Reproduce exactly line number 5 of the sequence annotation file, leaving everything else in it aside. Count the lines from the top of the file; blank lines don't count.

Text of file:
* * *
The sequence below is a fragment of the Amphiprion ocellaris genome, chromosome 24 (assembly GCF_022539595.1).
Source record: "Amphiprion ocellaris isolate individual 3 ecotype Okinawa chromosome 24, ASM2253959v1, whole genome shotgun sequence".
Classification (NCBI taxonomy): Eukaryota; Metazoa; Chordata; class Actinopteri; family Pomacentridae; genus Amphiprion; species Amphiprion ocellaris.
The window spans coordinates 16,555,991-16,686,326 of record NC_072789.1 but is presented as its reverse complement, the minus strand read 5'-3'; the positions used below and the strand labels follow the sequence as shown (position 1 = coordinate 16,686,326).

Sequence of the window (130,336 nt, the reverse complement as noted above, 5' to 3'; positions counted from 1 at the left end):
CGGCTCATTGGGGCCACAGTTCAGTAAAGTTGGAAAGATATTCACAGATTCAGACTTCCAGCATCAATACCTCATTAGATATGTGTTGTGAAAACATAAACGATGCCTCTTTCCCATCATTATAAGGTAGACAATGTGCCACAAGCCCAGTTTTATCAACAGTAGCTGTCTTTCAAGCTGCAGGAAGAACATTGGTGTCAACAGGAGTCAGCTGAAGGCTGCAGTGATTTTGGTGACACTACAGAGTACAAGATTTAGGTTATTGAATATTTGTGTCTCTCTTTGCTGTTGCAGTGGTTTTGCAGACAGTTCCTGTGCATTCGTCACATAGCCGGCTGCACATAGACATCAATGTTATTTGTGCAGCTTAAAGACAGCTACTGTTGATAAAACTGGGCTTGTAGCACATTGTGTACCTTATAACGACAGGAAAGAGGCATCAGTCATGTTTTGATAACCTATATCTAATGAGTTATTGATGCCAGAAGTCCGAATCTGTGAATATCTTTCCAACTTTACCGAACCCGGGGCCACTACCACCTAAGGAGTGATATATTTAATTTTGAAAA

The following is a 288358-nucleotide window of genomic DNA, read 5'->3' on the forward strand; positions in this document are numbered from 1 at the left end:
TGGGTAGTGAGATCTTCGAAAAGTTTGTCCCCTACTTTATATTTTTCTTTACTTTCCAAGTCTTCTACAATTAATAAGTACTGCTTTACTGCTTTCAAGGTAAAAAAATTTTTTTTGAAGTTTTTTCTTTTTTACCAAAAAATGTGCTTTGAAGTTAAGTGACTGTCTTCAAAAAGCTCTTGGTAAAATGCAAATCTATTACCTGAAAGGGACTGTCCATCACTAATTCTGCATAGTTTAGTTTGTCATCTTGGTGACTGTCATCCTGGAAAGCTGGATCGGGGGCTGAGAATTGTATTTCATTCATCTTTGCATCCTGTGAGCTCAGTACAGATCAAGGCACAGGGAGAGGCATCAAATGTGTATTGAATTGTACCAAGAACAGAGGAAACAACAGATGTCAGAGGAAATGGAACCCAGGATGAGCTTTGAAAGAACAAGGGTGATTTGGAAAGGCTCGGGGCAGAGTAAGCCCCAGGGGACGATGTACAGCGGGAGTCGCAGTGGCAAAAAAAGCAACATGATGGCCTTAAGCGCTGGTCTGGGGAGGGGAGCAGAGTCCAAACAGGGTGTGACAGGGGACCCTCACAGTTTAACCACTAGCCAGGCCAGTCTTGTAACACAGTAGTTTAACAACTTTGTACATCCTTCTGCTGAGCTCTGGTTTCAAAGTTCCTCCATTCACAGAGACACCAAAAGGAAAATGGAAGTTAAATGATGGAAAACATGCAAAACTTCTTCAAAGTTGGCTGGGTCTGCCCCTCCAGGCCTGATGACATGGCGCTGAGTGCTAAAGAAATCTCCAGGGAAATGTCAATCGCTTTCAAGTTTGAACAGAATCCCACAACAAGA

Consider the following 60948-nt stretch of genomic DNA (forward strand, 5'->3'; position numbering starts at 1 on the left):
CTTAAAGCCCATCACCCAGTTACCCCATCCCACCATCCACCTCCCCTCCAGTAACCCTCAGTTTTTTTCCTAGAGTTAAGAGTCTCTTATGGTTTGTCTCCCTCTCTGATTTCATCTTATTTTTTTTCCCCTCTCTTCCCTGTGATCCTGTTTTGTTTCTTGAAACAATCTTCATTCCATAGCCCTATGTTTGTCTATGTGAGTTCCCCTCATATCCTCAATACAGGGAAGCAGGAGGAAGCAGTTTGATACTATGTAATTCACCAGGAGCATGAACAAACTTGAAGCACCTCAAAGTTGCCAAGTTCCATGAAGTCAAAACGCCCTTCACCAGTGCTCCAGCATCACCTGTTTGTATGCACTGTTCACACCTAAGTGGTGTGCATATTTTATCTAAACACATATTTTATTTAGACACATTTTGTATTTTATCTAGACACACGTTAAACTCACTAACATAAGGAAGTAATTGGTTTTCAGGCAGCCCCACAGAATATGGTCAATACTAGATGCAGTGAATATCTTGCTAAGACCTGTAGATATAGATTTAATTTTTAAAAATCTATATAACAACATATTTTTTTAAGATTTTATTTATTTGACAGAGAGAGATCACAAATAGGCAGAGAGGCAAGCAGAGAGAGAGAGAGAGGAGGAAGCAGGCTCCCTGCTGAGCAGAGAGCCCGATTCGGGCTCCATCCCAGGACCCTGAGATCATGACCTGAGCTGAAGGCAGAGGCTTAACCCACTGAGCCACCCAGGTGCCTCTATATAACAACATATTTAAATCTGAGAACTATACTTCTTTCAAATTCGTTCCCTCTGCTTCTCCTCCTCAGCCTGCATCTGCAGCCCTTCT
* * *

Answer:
Sequence of the window (130,336 nt, the reverse complement as noted above, 5' to 3'; positions counted from 1 at the left end):